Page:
NEW YORK (AP) _ Barry Diller's electronic-commerce company IAC/InterActiveCorp is buying Ask Jeeves Inc., the Web-search service, for $1.85 billion, the companies announced Monday. AskJeeves shares climbed 14 percent in early trading.
The deal would put Diller's company into the highly competitive and rapidly growing business of Internet search, which is dominated by big players like Google Inc., Yahoo Inc. and Microsoft Corp.'s MSN service.
IAC holds a collection of electronic transaction businesses, including the travel site Expedia, the Home Shopping Network, Citysearch, Ticketmaster and the online dating service Match.com. IAC/InteractiveCorp is planning to spin off its travel business into a separate entity.
Unlike search engines that look up keywords and phrases, Ask Jeeves is designed to find answers to questions written in natural language. Diller said in a statement that Ask Jeeves caught on because ``consumers want answers to questions.''
``We believe that in the future (Ask Jeeves) has the potential to become one of the great brands on the Internet and beyond, and by beyond we mean in wireless, in the search for anything on any device,'' Diller said.
Under terms of the deal, IAC would issue 1.2668 shares of stock for each Ask Jeeves share, valuing Ask Jeeves at about $28.24 per share based on Friday's closing prices, or a 16.5 percent premium.
Ask Jeeves shares jumped $3.39 to $27.63 in early trading Monday on the Nasdaq Stock Market. The shares had been trading toward the low end of their 52-week range of $21.20 to $44.66 since last fall.
IAC's shares fell 74 cents, or 3.3 percent, to $21.55, also on the Nasdaq.
The companies said they would integrate IAC's brands into the Ask Jeeves service; enhance Ask Jeeves' local search capabilities _ a hotly competitive area among online companies _ and promote the Ask Jeeves service on IAC sites.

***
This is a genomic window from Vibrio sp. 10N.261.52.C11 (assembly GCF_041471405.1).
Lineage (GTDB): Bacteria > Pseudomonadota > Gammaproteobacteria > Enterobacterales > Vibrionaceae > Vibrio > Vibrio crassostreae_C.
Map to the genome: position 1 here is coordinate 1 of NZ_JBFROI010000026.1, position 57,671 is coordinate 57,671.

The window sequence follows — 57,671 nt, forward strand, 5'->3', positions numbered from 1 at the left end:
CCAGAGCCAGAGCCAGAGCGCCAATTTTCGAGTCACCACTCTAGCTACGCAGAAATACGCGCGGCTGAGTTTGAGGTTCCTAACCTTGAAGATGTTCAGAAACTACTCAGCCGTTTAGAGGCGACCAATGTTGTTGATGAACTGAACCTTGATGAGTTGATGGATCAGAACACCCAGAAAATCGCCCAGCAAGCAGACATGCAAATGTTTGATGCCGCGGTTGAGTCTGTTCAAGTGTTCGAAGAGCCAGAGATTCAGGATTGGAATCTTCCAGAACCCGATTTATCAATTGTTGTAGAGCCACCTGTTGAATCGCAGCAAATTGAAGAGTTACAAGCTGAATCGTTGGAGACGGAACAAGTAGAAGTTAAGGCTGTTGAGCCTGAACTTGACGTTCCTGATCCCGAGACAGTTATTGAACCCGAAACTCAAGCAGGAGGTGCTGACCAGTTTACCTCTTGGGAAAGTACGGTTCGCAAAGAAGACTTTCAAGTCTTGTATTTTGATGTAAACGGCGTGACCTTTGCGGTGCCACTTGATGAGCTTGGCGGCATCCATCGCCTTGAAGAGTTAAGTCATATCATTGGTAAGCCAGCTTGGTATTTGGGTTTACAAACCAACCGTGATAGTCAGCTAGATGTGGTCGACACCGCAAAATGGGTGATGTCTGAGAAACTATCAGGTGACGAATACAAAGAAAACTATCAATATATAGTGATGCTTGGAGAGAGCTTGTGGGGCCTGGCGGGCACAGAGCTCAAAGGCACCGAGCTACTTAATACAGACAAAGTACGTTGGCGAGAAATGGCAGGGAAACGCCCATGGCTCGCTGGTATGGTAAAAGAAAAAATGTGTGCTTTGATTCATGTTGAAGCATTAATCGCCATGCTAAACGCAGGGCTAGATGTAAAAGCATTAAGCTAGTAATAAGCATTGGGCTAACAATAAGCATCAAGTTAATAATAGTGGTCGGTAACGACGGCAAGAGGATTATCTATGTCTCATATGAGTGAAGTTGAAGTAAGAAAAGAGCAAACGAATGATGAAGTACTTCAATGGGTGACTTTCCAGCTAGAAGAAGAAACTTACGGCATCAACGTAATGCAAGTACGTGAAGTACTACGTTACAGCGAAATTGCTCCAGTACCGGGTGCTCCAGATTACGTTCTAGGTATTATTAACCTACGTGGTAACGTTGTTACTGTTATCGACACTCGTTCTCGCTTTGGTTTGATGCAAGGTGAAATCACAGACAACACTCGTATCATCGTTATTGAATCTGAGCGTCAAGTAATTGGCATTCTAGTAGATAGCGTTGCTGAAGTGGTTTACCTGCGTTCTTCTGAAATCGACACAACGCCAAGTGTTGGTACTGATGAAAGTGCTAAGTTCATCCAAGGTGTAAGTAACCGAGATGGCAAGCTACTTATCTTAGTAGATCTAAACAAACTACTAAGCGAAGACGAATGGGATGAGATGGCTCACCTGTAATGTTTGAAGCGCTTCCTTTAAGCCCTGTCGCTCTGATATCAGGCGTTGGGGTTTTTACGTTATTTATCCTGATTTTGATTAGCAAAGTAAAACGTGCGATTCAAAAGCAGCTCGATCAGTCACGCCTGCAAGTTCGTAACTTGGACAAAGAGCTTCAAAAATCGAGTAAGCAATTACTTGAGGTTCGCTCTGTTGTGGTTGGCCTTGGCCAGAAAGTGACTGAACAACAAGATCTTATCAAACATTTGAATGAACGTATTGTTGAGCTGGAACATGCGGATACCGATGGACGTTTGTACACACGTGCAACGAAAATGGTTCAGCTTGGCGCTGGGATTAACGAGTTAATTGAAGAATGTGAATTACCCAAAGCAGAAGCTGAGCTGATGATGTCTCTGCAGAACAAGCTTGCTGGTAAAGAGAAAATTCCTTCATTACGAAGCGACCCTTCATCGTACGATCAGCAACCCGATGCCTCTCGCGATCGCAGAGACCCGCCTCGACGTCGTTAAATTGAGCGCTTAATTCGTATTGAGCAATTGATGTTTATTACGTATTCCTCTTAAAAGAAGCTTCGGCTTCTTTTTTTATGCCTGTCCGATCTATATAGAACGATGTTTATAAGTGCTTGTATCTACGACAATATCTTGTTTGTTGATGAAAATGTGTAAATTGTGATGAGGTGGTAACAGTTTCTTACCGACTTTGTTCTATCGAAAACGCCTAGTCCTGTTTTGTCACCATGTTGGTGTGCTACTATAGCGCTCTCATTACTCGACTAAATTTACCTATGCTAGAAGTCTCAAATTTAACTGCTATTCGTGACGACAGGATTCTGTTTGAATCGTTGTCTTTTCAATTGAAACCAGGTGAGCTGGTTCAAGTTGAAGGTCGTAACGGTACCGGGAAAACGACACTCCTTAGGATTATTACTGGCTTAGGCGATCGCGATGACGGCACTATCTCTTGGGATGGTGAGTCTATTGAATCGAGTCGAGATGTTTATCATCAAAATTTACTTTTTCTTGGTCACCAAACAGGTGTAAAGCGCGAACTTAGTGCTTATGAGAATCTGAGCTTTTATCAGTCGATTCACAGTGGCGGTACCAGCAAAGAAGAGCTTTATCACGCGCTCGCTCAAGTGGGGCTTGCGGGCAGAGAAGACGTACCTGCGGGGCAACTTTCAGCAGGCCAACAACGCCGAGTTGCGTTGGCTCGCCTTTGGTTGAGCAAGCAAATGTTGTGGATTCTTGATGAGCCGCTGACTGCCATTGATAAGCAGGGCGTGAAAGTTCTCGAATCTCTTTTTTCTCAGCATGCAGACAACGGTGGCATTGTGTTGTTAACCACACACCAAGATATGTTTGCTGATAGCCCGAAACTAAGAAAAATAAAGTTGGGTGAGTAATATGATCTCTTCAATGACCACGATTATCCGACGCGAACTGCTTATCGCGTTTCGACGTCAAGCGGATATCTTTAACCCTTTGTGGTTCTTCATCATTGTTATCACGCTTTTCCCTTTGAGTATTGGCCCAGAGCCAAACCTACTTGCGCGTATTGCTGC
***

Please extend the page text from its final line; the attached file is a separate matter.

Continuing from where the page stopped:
Ask Jeeves says it has 42 million unique monthly users in the United States, while IAC has 44 million, according to comScore Media Metrix.
Several major media companies have bought online companies in recent months in a bid to get a piece of the rapidly growing Internet advertising business.
The New York Times Co. paid $410 million for About.com; Dow Jones & Co., publisher of The Wall Street Journal, bought MarketWatch Inc. for about $500 million in cash, and The Washington Post Co. bought the online magazine Slate from Microsoft.
Citing research from Merrill Lynch, IAC and Ask Jeeves said advertising from online search is expected to grow 24 percent per year over the next five years, and currently makes up 36 percent of online advertising, which amounted to less than $10 billion last year.
Ask Jeeves would continue to operate as a stand-alone business based in Oakland, Calif., after the acquisition, and Steve Berkowitz would remain as CEO. The companies said they expect the deal to close late in the second quarter or early in the third quarter, before IAC spins off its travel business.
On Monday, IAC also launched Gifts.com, an online gift shopping resource that allows consumers to purchase gifts tailored to their interests, hobbies and personalities.